If you have a Hall of Fame vote and you do not vote for Mariano Rivera, you are an asshole. That’s just a fact. You are.
Now, I’m not going to be one of those baseball fans who cries if Rivera doesn’t get in unanimously. He should. But he won’t. Nobody ever has, and maybe that’s the problem. That being said, getting in on the first ballot will suffice for me. He deserves that much. However, I will gladly challenge the logic of any of the writers who leave him off their ballot, simply because there is no justification for it. There have been writers in the past who have left slam dunk candidates off their ballots for bullshit reasons like, “If Babe Ruth didn’t get in unanimously, then nobody should.” Give me a fucking break.
Babe Ruth should have gotten in unanimously. That was incorrect. Many others have deserved that distinction, too. That doesn’t mean that writers need to intentionally fuck up the voting forever because the voting in the past was fucked up. I don’t understand that at all. Thankfully, most, if not all, of the writers who think like this are pushing 100 years old and they will lose their functionality to complete the physical act of checking off a box relatively soon.
I’ve also seen writers who have left slam dunk candidates off of their ballots because they’re under the impression that said candidate will get in anyway, so they use their 10 votes elsewhere on candidates who could use the extra support. That’s fine and all, but if there’s a name on that ballot who you feel more strongly about, then you should vote for them over somebody of lesser impact. There’s a reason why some players get far more support than others. It’s because they’ve had significantly better careers, and their voting percentage should reflect that.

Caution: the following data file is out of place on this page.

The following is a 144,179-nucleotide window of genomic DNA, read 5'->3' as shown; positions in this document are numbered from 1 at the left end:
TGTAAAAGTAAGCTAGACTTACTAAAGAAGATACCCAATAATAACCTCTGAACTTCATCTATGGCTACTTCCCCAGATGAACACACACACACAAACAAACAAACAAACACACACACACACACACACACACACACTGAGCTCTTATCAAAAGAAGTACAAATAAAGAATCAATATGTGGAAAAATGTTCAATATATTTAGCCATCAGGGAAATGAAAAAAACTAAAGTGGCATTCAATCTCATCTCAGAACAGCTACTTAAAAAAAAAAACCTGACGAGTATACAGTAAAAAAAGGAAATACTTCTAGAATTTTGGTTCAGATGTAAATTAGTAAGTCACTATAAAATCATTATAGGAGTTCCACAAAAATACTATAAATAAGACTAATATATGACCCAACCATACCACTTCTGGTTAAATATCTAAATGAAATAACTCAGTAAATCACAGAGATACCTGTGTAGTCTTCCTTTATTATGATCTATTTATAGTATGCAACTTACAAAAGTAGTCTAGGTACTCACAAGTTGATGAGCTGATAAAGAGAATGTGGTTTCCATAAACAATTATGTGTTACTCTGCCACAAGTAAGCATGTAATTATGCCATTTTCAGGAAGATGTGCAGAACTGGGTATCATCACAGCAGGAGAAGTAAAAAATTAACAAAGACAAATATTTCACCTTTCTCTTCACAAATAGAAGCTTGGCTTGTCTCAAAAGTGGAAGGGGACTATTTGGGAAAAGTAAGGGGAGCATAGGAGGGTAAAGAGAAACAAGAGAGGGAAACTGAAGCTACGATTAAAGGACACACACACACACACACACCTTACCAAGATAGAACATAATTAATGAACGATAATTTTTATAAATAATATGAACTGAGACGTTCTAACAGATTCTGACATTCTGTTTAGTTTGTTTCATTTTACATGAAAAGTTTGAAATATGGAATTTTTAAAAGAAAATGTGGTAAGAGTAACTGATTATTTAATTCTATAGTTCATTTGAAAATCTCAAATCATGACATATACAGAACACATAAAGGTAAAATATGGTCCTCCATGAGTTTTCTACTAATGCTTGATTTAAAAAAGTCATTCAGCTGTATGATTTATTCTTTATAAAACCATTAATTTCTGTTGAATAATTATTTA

In the case of Mariano Rivera, you are talking about the greatest closer of all-time. There is no close second. The reason for this post in the first place is because I’m reacting to Bill Ballou of the Worcester Telegram’s piece in which he wrote that he will not be voting for Rivera (or anybody for that matter), but still acknowledges that Rivera is, in fact, the greatest closer of all-time.
Let’s start with a legal term and stipulate that Mariano Rivera is the greatest closer in baseball history. Even so, I am not voting for him for the Hall of Fame, and three people come to mind as part of the reason why — Craig Kimbrel, Adam Viniateri and Taylor Dakers.
He goes on to talk about how closers are essentially overrated and how the biggest outs aren’t always in the ninth inning — which, at least, that part is true — and how he’s not submitting a ballot at all. I guess that’s better than submitting a blank ballot so that it counts against Rivera’s percentage. Regardless, it’s an injustice. There are closers who are already in the Hall of Fame. The precedent has already been set. We’re not debating, for the 500th time, whether or not a DH should be elected. Closers are in, and Mo was the greatest at the position. End of story.
I could rattle off a bunch of Rivera stats that would blow your mind, but I’m assuming you already know how great he is. The point isn’t to convince you that he’s worthy of being unanimous, and it’s not really to convince this dude, either. The point, really, is to shine a light on how stupid the voting process has become. Voters have pissed and moaned about how difficult it is to play gate keeper as it pertains to steroid users, either proven or speculated, and then you’ve got a shining example of a guy who did it the right way on his way to Cooperstown, and we’ve still got voters like Bill here who want to indirectly say, “While everyone is out here praising Mo for the career he had, don’t forget about Bill!”
It’s dumb. You can argue that closers aren’t always getting the most important outs of the game and how the save statistic could use a facelift in terms of how it’s given out at the end of each game, but don’t sit there and tell me that Mariano Rivera wasn’t one of the greatest pitchers that you’ve ever seen toe a rubber. That’s when you sound like an asshole. Rivera basically told you what pitch was coming and for 19 years, nobody could hit it. And in doing so, he got some of the biggest outs in baseball history along the way.
These holier than thou writers who feel compelled to make some grand statement with their Hall of Fame ballots don’t deserve a Hall of Fame vote to begin with. If you don’t want to vote for the Hall of Fame, then give up your vote entirely instead of protesting like a pretentious prick. There are plenty of other capable baseball minds out there who would gladly check off the box next to Rivera’s name. Dickhead.